Foco Escola started as an educational diagnostics tool and evolved into a data analytics platform for educators. It offers evidence-based insights and a centralized view of standardized tests data so teachers can improve their practices and students’ learning.
Its main innovation, the "abilities map," gives the teachers a prioritized view of all topics evaluated in each exam, discipline, and grade.
Problem understanding
(research and hypotheses)
Diagnostics alone are not enough. Teachers need guidance to translate data into actionable insights. Add to that, the accelerated digital transformation brought about by the global pandemic that increased the demand for online educational materials, presenting new opportunities and challenges in this evolving context.
The relevance of didactic materials increased with remote learning, but the platform didn't offer it in an accessible way. So, how could we reduce this friction?
Firstly, I gathered all data from previous user interviews and analyzed some recorded interactions on Hotjar, a user journey-tracking tool. Many usability problems have already been mapped, together with the user's desire for more didactic materials. 
According to the data, the user flow seemed to be the core problem. To access the materials, users had to take five steps:
Besides being a long flow, it also created frustration because after all these steps, very often, there were no resulting materials related to the topic. So, the problems mapped were:
1. A very long flow to access valuable information;
2. Valuable information is hidden;
3. A lack of materials for specific topics.
Envisioning the experience
(ideation and test)
To tackle these problems, we decided to work on a new version of the page. We incorporate solutions previously designed and bring all valuable information to the first access level.
We designed a shorter flow with only two steps to shorten the user journey. It was a challenge due to the complexity of data and development limitations. 
After some work, we proposed a simple click interaction in which all the information on the page change when the user clicks on a specific topic.
During the process, we tested the prototype with users and found that they liked the page but were confused with the new interaction. They didn't understand that the didactic materials cards changed with the click.
Back to the drawing board
(final version and results)
To overcome these misunderstandings, we designed another interaction: tab navigation. Now, users can access a dedicated page for didactic material, independent from the map, where all content is readily available.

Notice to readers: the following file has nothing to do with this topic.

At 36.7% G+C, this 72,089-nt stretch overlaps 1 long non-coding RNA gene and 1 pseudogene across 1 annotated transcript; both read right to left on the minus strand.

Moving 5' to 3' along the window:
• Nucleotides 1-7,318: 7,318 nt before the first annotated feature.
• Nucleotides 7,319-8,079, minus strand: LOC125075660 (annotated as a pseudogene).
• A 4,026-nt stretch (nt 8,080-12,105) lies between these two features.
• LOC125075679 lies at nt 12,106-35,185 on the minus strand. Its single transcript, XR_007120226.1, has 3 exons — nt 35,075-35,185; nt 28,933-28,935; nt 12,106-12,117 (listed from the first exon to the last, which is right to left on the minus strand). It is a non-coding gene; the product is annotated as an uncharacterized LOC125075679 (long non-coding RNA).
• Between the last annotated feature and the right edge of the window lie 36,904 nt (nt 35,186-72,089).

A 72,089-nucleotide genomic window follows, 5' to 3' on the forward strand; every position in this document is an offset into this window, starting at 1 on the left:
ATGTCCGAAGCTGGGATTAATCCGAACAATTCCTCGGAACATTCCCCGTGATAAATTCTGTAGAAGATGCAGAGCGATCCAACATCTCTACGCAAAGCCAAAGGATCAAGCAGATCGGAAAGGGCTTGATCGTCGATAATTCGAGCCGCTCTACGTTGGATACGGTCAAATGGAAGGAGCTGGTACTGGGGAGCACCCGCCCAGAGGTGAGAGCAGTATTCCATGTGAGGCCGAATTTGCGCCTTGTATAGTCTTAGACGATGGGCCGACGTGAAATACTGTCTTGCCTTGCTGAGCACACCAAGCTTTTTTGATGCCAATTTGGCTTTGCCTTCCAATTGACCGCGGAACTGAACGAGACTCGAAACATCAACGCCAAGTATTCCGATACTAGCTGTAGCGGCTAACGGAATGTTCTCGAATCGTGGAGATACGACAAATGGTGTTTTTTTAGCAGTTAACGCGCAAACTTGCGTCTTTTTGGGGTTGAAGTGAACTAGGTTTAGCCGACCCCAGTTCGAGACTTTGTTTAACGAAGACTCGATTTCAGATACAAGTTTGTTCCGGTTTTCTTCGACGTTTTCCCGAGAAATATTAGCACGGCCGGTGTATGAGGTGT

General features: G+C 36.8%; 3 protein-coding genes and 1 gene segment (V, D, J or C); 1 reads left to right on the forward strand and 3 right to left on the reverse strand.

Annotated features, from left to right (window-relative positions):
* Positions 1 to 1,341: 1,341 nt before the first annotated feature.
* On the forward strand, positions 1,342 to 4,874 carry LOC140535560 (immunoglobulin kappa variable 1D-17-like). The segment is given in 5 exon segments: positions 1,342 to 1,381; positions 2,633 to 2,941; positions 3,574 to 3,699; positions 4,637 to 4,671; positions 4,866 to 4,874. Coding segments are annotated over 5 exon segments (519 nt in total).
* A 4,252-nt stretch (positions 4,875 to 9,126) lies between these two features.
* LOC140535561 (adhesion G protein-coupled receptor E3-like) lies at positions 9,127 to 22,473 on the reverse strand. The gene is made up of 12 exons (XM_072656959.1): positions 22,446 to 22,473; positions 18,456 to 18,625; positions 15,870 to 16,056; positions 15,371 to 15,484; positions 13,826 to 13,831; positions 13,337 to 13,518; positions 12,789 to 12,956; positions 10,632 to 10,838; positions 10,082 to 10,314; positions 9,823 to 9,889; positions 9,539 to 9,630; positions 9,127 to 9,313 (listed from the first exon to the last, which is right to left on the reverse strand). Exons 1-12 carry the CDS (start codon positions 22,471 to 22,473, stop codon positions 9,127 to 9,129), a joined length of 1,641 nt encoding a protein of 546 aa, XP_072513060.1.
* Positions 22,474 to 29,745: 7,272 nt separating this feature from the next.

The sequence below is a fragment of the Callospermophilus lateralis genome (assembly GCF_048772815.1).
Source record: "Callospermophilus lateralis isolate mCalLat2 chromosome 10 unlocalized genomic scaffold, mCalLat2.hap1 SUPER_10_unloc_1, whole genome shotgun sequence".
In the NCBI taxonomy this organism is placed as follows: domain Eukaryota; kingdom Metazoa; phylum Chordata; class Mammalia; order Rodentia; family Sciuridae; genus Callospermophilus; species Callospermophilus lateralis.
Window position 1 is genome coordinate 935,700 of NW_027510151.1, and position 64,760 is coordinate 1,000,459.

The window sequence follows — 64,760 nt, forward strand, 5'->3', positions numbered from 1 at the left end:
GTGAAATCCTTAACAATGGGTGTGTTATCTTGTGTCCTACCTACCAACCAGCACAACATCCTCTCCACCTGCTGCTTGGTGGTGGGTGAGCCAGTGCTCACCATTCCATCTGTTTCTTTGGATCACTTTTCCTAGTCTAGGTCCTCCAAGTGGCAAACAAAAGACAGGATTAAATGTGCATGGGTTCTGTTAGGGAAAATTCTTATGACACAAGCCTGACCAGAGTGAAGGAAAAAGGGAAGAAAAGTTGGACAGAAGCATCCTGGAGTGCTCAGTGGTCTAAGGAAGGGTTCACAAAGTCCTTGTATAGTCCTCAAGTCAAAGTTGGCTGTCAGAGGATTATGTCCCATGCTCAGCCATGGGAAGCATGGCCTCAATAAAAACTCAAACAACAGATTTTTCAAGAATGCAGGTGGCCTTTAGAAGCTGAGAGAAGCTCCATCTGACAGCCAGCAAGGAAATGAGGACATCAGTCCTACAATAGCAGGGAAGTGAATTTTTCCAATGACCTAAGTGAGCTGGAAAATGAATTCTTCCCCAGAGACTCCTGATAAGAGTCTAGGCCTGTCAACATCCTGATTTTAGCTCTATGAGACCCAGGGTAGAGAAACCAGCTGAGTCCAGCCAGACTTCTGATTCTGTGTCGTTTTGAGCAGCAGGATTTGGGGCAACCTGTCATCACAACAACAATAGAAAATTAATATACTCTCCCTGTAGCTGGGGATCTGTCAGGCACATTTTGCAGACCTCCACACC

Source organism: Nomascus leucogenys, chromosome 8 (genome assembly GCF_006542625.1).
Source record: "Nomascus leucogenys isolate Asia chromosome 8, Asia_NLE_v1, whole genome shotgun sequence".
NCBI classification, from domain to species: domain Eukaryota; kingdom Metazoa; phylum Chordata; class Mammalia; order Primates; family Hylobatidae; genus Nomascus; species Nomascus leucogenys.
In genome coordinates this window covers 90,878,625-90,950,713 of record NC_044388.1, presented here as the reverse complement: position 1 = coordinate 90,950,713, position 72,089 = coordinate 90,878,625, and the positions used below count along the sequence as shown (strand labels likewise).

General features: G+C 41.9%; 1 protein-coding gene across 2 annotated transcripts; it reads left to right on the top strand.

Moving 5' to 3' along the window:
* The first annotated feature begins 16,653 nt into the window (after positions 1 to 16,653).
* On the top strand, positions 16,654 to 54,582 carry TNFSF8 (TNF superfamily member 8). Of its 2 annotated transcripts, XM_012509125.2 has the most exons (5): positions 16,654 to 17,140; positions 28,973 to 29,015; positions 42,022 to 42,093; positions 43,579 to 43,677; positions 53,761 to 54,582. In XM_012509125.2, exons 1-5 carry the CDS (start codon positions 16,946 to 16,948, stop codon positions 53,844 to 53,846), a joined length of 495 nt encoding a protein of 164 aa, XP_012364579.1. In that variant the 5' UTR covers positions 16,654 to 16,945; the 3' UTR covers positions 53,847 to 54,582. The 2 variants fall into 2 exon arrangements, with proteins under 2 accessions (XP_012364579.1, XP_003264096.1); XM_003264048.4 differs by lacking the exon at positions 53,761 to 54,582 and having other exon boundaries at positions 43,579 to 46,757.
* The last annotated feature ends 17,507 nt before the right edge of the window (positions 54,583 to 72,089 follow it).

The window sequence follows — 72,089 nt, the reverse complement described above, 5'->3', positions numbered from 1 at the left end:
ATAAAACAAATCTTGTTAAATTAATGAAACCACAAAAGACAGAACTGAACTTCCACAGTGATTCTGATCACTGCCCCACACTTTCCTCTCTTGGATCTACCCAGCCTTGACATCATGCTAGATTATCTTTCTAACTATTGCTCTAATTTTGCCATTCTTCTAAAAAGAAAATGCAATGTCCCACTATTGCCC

In addition to solving the usability problem, it also solves the frustration of not having enough materials accessible. 
Map redesign
Map tab
We added insights to the page to give teachers a data overview. This way, they might choose to deepen the analysis or use higher-level insights for faster action.
Map details
Users needed to open a modal screen and navigate further to access the details. The horizontal navigation made it difficult to analyze information by isolating it from the context.
Map details
To improve the interaction, we brought information closer to the map to ease association. With a single click, the user can compare each topic with its details.
Didactic materials redesign
Didactic materials tab
The tab navigation allows teachers to access and filter didactic materials directly, independently from the map. 
Didactic materials cards
Users needed to open a modal and navigate through it. After a lot of steps, very often, they didn't find any material related. When available, the content appeared as a link list.
Didactic materials cards
On a dedicated page with informative cards, it is easier for teachers to find what they were looking for. This way, the frustration of not finding related materials after a long search is totally avoided. We also added buttons for teachers to give their likes and feedback, and share their practices with their peers.
My role
Hypothesis generation 
UX design
UI design (Thiago Vakka)